The stunning biographical portraits in Modern Girls, Shining Stars, the Skies of Tokyo, some adapted from essays that first appeared in The New Yorker, explore the lives of five women who did their best to stand up and cause more trouble than was considered proper in Japanese society. Their lives stretch across a century and a half of explosive cultural and political transformations in Japan. These five artists-two actresses, two writers, and a painter-were noted for their talents, their beauty, and their love affairs rather than for any association with politics. But through the fearlessness of their art and their private lives, they influenced the attitudes of their times and challenged the status quo. Phyllis Birnbaum presents her subjects from various perspectives, allowing them to shine forth in all of their contradictory brilliance: generous and petulant, daring and timid, prudent and foolish. There is Matsui Sumako, the actress who introduced Ibsen's Nora and Wilde's Salome to Japanese audiences but is best remembered for her ambition, obstreperous temperament and turbulent love life.
We also meet Takamura Chieko, a promising but ultimately disappointed modernist painter whose descent into mental illness was immortalized in poetry by a husband who may well have been the source of her troubles. In a startling act of rebellion, the sensitive, aristocratic poet Yanagiwara Byakuren left her crude and powerful husband, eloped with her revolutionary lover, and published her request for a divorce in the newspapers. Uno Chiyo was a popular novelist who preferred to be remembered for the romantic wars she fought. Willful, shrewd, and ambitious, Uno struggled for sexual liberation and literary merit. Birnbaum concludes by exploring the life and career of Takamine Hideko, a Japanese film star who portrayed wholesome working-class heroines in hundreds of films, working with such directors as Naruse, Kinoshita, Ozu, and Kurosawa. Angry about a childhood spent working to provide for greedy relatives, Takamine nevertheless made peace with her troubled past and was rewarded for years of hard work with a brilliant career.
Drawing on fictional accounts, interviews, memoirs, newspaper reports, and the creative works of her subjects, Birnbaum has created vivid, seamless narrative portraits of these five remarkable women.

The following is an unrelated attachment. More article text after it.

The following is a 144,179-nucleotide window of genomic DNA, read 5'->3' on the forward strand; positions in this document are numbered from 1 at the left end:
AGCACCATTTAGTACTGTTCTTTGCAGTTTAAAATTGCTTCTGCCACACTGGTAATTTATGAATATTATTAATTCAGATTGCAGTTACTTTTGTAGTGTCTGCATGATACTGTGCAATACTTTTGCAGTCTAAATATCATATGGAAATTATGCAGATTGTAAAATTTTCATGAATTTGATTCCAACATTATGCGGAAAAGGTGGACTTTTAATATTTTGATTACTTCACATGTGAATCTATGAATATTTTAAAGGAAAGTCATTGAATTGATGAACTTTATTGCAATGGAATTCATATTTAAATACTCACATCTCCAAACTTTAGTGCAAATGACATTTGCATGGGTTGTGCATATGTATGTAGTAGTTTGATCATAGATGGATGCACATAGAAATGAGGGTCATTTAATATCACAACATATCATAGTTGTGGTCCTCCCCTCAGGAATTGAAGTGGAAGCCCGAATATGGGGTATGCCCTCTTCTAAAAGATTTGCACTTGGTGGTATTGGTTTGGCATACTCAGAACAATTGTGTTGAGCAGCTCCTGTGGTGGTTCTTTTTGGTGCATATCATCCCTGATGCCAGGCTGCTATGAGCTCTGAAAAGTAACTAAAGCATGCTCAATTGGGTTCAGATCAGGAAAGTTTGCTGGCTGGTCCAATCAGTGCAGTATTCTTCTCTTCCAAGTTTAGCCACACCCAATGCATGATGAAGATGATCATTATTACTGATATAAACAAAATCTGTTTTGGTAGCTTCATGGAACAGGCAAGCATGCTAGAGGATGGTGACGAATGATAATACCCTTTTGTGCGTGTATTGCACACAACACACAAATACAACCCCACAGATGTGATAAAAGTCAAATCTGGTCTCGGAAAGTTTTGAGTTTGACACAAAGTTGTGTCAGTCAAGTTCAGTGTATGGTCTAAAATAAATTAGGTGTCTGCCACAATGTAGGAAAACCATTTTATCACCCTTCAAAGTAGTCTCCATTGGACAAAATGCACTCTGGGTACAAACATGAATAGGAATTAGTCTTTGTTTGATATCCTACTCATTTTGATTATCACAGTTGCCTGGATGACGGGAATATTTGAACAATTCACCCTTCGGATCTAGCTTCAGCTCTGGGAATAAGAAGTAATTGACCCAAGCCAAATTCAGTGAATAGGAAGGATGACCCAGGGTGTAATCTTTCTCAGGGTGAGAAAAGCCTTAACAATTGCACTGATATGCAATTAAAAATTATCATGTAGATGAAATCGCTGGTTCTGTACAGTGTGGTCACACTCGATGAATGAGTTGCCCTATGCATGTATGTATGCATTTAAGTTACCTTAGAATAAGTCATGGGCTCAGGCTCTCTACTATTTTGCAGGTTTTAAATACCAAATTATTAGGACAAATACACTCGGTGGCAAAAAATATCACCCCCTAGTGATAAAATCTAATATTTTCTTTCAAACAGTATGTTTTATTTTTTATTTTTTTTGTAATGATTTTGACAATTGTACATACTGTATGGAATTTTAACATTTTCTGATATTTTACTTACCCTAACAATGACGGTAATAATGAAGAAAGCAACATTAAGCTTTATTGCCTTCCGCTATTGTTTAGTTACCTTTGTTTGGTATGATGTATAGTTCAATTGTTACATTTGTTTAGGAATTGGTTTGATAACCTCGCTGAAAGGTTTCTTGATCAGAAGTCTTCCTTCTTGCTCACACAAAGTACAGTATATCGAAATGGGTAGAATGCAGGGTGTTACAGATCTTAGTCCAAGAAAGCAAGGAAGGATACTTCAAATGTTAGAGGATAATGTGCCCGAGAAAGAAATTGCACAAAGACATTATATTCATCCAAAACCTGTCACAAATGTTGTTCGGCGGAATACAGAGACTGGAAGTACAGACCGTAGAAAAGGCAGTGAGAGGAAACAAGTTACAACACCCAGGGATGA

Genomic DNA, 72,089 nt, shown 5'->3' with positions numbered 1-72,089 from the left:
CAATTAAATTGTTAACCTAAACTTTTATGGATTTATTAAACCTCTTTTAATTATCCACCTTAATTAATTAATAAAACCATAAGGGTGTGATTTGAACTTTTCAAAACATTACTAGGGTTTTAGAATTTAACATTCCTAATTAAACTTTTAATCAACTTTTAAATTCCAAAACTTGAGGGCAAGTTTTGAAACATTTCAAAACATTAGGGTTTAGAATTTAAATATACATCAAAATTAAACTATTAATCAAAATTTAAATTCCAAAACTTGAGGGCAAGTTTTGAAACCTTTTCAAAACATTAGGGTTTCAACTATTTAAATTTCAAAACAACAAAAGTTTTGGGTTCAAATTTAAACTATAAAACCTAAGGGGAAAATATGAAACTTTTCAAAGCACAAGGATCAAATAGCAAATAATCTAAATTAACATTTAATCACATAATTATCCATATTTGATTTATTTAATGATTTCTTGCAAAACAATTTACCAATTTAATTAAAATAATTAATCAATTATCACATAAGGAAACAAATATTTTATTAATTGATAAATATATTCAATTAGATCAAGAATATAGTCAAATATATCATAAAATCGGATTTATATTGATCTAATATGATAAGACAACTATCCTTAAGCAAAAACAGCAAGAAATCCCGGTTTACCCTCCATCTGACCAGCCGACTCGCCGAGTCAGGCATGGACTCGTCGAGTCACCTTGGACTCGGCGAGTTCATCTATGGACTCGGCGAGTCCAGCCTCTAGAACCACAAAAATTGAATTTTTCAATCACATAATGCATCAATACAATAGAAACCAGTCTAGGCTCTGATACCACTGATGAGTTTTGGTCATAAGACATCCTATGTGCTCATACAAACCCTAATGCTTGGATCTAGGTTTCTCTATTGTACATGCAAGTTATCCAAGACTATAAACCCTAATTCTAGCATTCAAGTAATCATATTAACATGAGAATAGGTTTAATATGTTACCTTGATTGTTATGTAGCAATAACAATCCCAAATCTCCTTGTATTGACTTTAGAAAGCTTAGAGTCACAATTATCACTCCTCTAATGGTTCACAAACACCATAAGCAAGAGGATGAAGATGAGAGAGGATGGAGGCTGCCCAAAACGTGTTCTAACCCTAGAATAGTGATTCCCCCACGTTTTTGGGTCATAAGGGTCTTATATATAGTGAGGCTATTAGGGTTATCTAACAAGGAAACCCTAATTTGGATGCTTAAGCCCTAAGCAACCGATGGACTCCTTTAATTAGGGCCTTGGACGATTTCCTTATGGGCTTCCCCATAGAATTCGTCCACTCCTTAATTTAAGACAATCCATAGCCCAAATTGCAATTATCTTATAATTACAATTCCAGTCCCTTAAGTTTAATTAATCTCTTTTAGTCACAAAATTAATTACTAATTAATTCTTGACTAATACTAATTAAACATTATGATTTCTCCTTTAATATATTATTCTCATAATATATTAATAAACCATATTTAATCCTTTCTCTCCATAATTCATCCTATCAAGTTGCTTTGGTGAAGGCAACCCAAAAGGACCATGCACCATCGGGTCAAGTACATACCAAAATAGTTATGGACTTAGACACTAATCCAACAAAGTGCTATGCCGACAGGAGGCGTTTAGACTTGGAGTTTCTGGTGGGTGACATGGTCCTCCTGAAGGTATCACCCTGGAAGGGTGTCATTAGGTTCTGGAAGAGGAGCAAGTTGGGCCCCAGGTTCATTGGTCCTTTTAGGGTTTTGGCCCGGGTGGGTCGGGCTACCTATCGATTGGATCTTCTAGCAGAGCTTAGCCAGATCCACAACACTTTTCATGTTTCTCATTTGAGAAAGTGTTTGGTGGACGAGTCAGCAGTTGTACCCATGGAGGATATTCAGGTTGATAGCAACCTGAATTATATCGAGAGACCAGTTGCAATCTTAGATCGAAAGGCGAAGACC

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(203mm x 152mm x 16mm)
Columbia University Press
Publisher: Columbia University Press
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US Kirkus Review »
Brief biographies of five Japanese women who challenged national mores and cultural expectations in the years before WWII. Novelist Birnbaum (An Eastern Tradition, 1980) is an American fluent in Japanese (she also translated one of her subjects' novels, Uno Chiyo's Confessions of Love) and familiar with Japanese ways. Two of these studies were undertaken as assignments for the New Yorker. Astounded by the complex, self-contradictory lives of these women, Birnbaum found herself "left with only the humble feeling that the truth about another person is as hard to grasp as a single autumn leaf rushing down a swollen river." Her subjects are artistic and intense: actress Matsui Sumako, who brought Ibsen's Nora and Wilde's Salome to the Japanese stage but hanged herself after her married lover's suicide; painter Takamura Chieko, whose husband immortalized her in poetry after she was institutionalized for mental illness; poet Yanagiwara Byakuren, high-born and beautiful, who divorced her wealthy husband via a public pronouncement in a newspaper and went to live with a younger, poorer lover; the popular novelist Uno, who had a multiplicity of husbands and lovers and wrote all about them; and contemporary film actress Takamine Hideko, who began her career as a child star in the 1920s and continued in popular Japanese films until the late 1970s. All of these subjects represented Japan's first thrust at freedom for women, although none saw themselves as feminists. Birnbaum captures their individualism, which she sets in the restrained and disciplined context of Japanese society at the time. Curiously involving miniatures of five brave women who confronted, but did not always overcome, rigid social barriers. (Kirkus Reviews)
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Author Biography - Phyllis Birnbaum
PHYLLIS BIRNBAUM is the author of the novel An Eastern Tradition. She is also the translator of Rabbits, Crabs, Etc.: Stories by Japanese Women and Uno Chiyo's novel Confessions of Love, for which she won the Japan-U.S. Friendship Commission Prize. Her work has appeared in The New Yorker and other publications.